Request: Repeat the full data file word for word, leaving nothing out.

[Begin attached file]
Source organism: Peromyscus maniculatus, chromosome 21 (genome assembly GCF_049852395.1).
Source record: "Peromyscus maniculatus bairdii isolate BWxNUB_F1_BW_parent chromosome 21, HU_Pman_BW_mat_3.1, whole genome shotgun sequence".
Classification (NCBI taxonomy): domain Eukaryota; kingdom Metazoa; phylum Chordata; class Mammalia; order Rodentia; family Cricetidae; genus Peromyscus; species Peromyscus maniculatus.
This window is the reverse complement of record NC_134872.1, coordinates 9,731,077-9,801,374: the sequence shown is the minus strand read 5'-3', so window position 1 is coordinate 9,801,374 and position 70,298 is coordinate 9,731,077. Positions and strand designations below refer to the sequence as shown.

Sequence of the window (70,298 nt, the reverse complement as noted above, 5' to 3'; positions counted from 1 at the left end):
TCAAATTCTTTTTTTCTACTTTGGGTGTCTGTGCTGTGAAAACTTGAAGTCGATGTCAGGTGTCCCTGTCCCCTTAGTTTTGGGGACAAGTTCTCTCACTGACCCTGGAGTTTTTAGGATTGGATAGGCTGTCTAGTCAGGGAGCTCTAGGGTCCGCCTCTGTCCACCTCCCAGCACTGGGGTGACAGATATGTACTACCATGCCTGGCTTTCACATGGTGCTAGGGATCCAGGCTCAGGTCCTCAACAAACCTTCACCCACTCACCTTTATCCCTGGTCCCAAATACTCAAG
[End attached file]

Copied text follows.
Source organism: Peromyscus maniculatus, chromosome 21 (genome assembly GCF_049852395.1).
Source record: "Peromyscus maniculatus bairdii isolate BWxNUB_F1_BW_parent chromosome 21, HU_Pman_BW_mat_3.1, whole genome shotgun sequence".
Classification (NCBI taxonomy): domain Eukaryota; kingdom Metazoa; phylum Chordata; class Mammalia; order Rodentia; family Cricetidae; genus Peromyscus; species Peromyscus maniculatus.
This window is the reverse complement of record NC_134872.1, coordinates 9,731,077-9,801,374: the sequence shown is the minus strand read 5'-3', so window position 1 is coordinate 9,801,374 and position 70,298 is coordinate 9,731,077. Positions and strand designations below refer to the sequence as shown.

Sequence of the window (70,298 nt, the reverse complement as noted above, 5' to 3'; positions counted from 1 at the left end):
TCAAATTCTTTTTTTCTACTTTGGGTGTCTGTGCTGTGAAAACTTGAAGTCGATGTCAGGTGTCCCTGTCCCCTTAGTTTTGGGGACAAGTTCTCTCACTGACCCTGGAGTTTTTAGGATTGGATAGGCTGTCTAGTCAGGGAGCTCTAGGGTCCGCCTCTGTCCACCTCCCAGCACTGGGGTGACAGATATGTACTACCATGCCTGGCTTTCACATGGTGCTAGGGATCCAGGCTCAGGTCCTCAACAAACCTTCACCCACTCACCTTTATCCCTGGTCCCAAATACTCAAG